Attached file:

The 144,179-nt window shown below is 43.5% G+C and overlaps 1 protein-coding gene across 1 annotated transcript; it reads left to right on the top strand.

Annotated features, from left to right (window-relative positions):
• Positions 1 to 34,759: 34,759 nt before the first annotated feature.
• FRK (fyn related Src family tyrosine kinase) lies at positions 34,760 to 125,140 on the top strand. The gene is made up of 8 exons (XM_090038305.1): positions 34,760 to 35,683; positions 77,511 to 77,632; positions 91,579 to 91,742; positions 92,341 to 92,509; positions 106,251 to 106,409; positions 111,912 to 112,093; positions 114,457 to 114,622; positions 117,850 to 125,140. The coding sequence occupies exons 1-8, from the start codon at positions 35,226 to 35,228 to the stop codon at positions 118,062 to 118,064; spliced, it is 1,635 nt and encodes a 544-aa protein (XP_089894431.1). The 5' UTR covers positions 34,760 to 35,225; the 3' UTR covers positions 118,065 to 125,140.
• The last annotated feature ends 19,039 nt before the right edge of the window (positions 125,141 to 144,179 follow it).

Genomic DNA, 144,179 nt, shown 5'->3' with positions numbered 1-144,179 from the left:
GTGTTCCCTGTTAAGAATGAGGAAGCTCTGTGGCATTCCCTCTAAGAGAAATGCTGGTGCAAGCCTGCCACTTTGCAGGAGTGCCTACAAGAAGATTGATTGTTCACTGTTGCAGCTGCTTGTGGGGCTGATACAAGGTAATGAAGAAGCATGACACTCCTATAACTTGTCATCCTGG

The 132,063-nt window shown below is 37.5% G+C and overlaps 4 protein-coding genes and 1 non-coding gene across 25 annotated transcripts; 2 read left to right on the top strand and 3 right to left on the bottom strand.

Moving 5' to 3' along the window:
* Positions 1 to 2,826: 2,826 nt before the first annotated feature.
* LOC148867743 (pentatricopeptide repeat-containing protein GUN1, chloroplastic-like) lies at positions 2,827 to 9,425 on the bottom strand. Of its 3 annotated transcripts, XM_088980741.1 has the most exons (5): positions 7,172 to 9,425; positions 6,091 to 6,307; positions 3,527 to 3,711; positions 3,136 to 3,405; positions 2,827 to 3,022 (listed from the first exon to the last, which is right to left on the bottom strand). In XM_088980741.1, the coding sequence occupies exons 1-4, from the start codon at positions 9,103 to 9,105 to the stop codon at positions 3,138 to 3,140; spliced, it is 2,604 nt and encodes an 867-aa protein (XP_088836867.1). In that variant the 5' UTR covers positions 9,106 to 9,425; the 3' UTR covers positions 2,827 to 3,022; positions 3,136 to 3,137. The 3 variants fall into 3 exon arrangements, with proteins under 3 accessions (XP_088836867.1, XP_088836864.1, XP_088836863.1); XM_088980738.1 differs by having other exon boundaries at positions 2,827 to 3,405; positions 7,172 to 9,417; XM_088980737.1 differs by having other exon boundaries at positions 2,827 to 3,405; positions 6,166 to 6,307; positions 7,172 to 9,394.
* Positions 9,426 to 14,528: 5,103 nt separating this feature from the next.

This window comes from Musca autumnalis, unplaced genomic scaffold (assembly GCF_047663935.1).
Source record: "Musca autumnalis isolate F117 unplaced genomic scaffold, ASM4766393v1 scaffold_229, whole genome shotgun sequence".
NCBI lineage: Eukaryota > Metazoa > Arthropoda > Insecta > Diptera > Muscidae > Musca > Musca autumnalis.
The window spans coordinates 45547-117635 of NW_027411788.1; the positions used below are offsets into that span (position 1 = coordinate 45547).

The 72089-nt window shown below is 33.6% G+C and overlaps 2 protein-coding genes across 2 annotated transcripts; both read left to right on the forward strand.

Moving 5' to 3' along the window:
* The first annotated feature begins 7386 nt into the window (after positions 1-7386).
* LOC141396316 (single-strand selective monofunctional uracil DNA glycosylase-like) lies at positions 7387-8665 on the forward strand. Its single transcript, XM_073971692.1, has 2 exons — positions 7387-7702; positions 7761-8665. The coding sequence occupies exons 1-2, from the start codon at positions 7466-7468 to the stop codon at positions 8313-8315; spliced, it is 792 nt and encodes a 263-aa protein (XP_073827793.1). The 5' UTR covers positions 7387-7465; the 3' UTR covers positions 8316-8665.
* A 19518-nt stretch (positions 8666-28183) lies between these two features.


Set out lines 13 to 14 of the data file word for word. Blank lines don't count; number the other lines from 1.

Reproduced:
This window comes from Musca autumnalis, unplaced genomic scaffold (assembly GCF_047663935.1).
Source record: "Musca autumnalis isolate F117 unplaced genomic scaffold, ASM4766393v1 scaffold_229, whole genome shotgun sequence".